“It’s been happening for too many years now. It’s become business as usual. That’s really just not good enough. This is a situation that shouldn’t be tolerated.

“We need extra beds, we need to stop this block in ED.”

Dr Michael Edmonds, SA deputy chair of the Australasian College for Emergency Medicine, accused health authorities of “failing the South Australians who are desperate for mental health services”.

“Dangerous delays in receiving definitive care are part of widespread system failure across acute psychiatric and community-based mental health,” he said.

“The new Urgent Mental Health Care Centres do not assist those patients who need admission.

“Put simply, South Australia has insufficient mental health services, so for those becoming unwell in the community, and after assessment in the emergency department, there is simply nowhere else to go.”

Edmonds said that despite continuous warnings from medical experts the State Government had neglected to fix the problem.

“South Australians needing mental health support continue to suffer unacceptable delays to be admitted to the therapeutic environment required,” he said.

“Emergency department clinicians desperately want to ensure the best – and most efficient – care possible for the many people experiencing distress, or having experienced trauma, who come to us seeking help and care.

“However, after receiving initial treatment and assessment in EDs, too many people needing mental health support are then facing unacceptably long waits for assessment by a mental health clinician and even longer for definitive care and admission.”

Edmonds said many of SA’s emergency departments did not have access to mental health doctors or decision-makers overnight, forcing people to wait long hours for assessment the next day.

“We know that the constantly noisy and brightly-lit emergency department is detrimental to people requiring mental health support,” he said.

“We also know that those with the greatest need of specialised mental health admission and services are often the people that spend the longest in the ED – increasingly for longer than 24 hours, and sometimes for multiple days.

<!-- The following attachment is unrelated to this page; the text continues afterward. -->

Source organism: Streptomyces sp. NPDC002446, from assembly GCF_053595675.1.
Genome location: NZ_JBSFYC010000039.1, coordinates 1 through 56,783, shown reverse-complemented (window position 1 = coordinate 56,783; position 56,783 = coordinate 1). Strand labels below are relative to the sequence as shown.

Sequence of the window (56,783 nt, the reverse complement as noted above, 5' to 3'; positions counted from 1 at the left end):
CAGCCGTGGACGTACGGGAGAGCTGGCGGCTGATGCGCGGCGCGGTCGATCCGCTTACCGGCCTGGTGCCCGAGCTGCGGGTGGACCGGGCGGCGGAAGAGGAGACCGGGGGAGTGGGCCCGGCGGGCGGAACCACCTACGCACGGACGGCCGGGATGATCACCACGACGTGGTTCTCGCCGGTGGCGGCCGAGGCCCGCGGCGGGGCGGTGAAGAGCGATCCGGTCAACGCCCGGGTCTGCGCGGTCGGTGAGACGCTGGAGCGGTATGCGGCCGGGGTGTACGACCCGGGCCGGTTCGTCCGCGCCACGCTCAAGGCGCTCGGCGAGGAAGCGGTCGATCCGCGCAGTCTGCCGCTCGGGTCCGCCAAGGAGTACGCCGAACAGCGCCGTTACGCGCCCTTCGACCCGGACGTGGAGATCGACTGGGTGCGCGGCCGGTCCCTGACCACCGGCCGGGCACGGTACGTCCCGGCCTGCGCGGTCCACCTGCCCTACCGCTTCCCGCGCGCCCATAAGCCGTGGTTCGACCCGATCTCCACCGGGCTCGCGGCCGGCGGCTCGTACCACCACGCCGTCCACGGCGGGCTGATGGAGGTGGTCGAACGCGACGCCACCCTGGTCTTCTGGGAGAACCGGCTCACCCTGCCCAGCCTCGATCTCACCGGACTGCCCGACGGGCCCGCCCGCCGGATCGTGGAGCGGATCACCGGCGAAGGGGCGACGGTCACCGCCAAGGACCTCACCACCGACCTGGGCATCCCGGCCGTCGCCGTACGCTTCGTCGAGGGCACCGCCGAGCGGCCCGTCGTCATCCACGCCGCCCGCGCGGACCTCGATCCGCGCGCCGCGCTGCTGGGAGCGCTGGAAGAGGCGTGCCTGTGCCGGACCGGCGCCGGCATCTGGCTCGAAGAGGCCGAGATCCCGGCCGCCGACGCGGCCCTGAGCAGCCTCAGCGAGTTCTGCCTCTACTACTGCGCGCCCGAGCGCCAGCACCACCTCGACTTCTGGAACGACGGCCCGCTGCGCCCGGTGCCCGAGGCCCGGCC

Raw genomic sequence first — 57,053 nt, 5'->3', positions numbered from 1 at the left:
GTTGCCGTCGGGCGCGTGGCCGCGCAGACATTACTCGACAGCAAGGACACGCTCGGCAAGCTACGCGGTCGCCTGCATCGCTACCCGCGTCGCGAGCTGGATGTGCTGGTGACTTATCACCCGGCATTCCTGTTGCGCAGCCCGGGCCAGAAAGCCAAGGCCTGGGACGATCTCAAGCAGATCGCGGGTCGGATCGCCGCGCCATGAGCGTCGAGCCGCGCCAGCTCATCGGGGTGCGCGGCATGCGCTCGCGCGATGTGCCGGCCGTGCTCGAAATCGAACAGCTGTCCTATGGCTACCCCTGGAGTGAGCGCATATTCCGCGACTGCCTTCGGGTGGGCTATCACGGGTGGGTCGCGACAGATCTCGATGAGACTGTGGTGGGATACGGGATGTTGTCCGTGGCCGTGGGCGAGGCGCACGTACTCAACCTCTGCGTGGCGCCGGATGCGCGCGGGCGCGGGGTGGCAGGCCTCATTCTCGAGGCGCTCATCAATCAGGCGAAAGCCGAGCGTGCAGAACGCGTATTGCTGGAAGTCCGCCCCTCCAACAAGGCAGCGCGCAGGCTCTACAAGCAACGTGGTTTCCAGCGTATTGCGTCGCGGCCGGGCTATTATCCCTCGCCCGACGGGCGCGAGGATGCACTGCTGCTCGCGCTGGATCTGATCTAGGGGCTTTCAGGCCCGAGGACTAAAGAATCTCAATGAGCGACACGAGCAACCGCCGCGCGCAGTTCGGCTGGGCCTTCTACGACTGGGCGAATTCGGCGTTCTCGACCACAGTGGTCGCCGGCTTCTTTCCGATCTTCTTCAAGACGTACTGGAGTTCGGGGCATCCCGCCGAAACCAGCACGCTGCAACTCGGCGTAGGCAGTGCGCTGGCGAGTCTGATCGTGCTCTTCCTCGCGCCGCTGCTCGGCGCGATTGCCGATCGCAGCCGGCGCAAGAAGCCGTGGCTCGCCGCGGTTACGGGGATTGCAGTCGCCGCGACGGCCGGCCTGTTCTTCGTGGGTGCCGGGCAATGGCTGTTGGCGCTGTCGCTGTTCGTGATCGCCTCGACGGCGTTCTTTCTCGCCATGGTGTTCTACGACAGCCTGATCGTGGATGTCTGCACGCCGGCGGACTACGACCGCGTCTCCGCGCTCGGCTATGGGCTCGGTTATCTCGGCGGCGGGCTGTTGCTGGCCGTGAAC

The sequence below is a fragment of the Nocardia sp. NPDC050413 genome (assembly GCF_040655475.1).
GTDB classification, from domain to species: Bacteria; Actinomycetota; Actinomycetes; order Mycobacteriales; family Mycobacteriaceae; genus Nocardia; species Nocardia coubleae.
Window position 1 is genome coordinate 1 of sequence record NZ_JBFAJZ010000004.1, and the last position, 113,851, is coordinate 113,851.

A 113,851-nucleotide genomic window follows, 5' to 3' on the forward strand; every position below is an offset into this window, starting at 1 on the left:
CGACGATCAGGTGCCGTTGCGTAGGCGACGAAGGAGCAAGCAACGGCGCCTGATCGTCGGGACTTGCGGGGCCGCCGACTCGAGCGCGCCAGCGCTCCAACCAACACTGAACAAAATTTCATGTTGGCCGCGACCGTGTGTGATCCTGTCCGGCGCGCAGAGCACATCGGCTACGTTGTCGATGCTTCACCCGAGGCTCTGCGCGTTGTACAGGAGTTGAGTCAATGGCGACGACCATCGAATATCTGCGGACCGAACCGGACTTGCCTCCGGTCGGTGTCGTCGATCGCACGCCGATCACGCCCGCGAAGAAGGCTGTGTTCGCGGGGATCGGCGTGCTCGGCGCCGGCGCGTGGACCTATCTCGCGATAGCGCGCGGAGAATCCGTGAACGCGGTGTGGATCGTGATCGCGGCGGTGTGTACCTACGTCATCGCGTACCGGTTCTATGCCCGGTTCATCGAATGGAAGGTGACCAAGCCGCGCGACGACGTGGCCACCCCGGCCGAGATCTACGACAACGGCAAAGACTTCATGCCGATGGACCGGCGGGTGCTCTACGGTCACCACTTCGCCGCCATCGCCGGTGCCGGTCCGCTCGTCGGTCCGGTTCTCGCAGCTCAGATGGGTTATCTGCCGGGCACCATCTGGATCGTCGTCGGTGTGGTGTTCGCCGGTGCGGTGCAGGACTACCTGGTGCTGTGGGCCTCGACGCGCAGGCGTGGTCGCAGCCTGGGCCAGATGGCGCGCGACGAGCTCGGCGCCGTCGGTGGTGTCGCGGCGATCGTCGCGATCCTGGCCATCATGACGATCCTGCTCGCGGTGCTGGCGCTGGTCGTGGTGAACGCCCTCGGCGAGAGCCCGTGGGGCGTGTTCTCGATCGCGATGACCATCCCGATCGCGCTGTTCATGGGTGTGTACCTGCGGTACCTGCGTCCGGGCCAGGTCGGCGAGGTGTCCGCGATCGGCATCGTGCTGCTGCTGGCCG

“This has negative impacts on that person’s mental health. It also increases the incidence of frustrated outbursts, posing a potential risk to other patients and staff, and can lead to the use of restraint and seclusion.”

Edmonds said long delays to admission resulted in beds being unavailable for new patients arriving in the emergency department and contributed to ambulance ramping.

“Either this government – or the next - must finally step up and fix this completely unacceptable situation,” he said.

“We need to see genuine vision, better planning and systemic solutions which help to improve patient flow through our system, while also providing a range of suitable alternative care options and supports, particularly out of office hours.”

Edmonds called for “whole-of-system” investment – “especially accessible seven-day community-based care”.

“However, shorter-term solutions while these are being developed include centralised coordination to ensure equitable bed availability, greater access to mental health decision makers in the ED – especially overnight – and investments in inpatient beds,” he said.

Edmonds said SA also needed more staffed forensic, subacute rehabilitation and NDIS mental health beds.

“The use of forensic beds must be limited to those patients who truly need this level of care, coupled with increased provision of care for people in custody with mental health problems, rather than coming to acute hospitals,” he said.

“All these solutions will need investment in workforce to provide a seven-day service to gain efficiency.”

He said if a person needing mental health care must remain in an ED for longer than 24 hours, this must be reported to the Health Minister.

That’s inhumane treatment

Dr Patrick Clarke, a spokesperson for the SA branch of the Royal Australian and New Zealand College of Psychiatrists, said the increase in mental health presentations during the pandemic was “entirely predictable”.

“The whole population is coping with a large-scale traumatic event and mental health is suffering as a result, particularly for those who were already in a vulnerable state,” he said.

“Long waiting times are symptomatic of larger structural issues within South Australia’s mental health system.”

Clarke called on the State Government to “get real” about funding mental health adequately.

“Other States have recognised this problem and are acting on it, with massive funding increases in NSW, Victoria and WA,” he said.

“South Australia needs to do likewise.

“Our major deficit in SA is in recovery and rehabilitation beds and the workforce to service both those and our existing services. The crisis point is there, and it has a domino effect on broader hospital services such as our Emergency Departments, and community mental health services.